part of three decades and follow the adventures of many heroes and villains.

A very military and wargame version of “D&D,” it allows you to command armies and lead military campaigns. The world is known for its dragon warfare and players can gain dragon units for their battles.

It is a world is filled with thousands of years of lore, the rise and fall of empires, vast battles between hordes of goblins and legions of knights, evil gods that seek to enslave the world to their will and dragons destroying entire armies.

Travel to the world of Krynn and join the battle.

IMAN ALRASHID / CLARION The Great Dane Pub & Brewing Co. has five locations.

Rihanna’s halftime show was fantastic

Even though it had been five years since her last live performance and seven years since her last album, Rihanna showed the world she could still pull off a stunning performance during her Super Bowl Halftime Show.

She opened the show by performing “B---- Better Have My Money,” while levitating on a platform high above the Super Bowl field in a gorgeous red outfit. The rest of her performance consisted of a mashup of her greatest hits, such as “Where Have You Been,” “Only Girl,” “We Found Love” and “Umbrella” after descending from her platform.

During her performance, she didn’t perform much choreography and left most of the movement up to the backup dancers. Many fans online wondered if she was pregnant with her second child during the performance because of her lack of movement and a slight bump showing out of her outfit. These rumors were soon confirmed by her representatives after the show.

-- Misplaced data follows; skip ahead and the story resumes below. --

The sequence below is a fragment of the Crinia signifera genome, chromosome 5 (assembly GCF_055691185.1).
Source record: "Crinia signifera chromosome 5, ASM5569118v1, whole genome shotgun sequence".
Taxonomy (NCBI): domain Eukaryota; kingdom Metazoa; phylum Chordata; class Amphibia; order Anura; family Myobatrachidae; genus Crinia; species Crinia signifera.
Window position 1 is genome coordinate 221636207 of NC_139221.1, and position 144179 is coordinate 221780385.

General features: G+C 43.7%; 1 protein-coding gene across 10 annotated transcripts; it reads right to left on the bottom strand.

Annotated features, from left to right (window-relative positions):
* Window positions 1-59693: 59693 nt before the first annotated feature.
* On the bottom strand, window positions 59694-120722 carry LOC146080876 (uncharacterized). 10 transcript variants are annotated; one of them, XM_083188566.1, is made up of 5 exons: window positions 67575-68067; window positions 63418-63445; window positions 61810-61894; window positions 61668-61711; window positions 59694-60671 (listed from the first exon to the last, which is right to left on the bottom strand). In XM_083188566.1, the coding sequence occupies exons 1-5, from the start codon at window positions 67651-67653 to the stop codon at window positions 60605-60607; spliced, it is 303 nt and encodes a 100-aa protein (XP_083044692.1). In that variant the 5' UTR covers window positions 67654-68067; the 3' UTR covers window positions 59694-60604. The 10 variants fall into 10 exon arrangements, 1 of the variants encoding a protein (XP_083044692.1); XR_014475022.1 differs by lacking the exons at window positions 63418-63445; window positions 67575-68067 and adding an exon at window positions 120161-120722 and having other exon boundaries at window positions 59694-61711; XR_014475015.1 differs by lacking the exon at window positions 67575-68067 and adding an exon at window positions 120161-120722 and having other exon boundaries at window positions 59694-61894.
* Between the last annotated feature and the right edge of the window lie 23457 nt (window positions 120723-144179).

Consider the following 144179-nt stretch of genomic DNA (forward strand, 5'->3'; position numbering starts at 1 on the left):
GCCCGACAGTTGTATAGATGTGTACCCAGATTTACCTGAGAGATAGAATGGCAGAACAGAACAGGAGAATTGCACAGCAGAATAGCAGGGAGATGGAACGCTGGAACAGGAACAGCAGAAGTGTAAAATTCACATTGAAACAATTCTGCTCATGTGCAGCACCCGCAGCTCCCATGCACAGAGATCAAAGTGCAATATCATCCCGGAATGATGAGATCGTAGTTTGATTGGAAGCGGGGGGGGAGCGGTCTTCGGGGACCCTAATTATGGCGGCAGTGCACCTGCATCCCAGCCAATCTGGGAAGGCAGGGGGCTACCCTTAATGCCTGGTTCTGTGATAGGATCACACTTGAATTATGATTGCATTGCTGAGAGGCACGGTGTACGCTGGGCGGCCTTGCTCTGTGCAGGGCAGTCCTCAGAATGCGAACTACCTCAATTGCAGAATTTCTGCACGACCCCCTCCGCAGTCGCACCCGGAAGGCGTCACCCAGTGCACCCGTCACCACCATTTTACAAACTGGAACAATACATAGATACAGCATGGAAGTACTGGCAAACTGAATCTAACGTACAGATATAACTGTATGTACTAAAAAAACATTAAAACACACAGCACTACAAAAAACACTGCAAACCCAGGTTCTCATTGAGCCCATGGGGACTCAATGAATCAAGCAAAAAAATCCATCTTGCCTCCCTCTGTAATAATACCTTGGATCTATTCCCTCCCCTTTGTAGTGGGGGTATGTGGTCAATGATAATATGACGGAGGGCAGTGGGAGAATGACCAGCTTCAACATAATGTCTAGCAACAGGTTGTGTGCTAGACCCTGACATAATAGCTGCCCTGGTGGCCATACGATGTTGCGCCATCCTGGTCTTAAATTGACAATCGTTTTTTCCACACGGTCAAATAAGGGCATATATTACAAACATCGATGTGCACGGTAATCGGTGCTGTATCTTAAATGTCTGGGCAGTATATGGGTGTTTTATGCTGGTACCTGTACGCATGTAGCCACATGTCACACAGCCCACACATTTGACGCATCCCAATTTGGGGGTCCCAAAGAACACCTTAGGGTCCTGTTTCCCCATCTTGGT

After her main performance, she ascended from the ground on her platform and closed the show with her 2012 top hit, “Diamonds.” She sang her last few verses with a spotlight on her, making her shine just like a diamond in the sky.

The feedback from her performance on Twitter shows just how much fans loved it! One fan tweeted “I thought Rihanna’s halftime show was GREAT, from song selection to production to the unabashed swagger of a woman soaring high above a football field while pregnant with her second child, just nine months after giving birth.”

The topic “Rihanna” was No. 1 trending on twitter for four hours after the performance, even higher than the actual Super Bowl itself. Also, this performance was the third most watched Super bowl Halftime show ever with 123.5 million viewers. This shows just how her Super Bowl Halftime Show was nothing short of extraordinary!

The Ponce de Leon lighthouse is the largest in Florida


With spring break coming up, people think of warmer locales. For many students who venture to Florida, thoughts of places like theme parks and Daytona Beach probably come to mind. Recently I visited Florida and decided to visit a piece of Florida history, the Ponce de Leon Lighthouse.

Constructed over a period of four years in 1883, the towering lighthouse stands 176 feet tall, the tallest in the entire state. It has been meticulously restored, and you can climb the lighthouse staircase. Views from the observation deck on the lighthouse are breathtaking. You can see the ocean, the inlet and much of the surrounding town and landscape.

The lighthouse grounds and property are a working museum, with original buildings preserved and displays covering all aspects of lighthouse operations, from 1883 until the light was ordered extinguished by the Coast Guard on Jan. 1, 1970.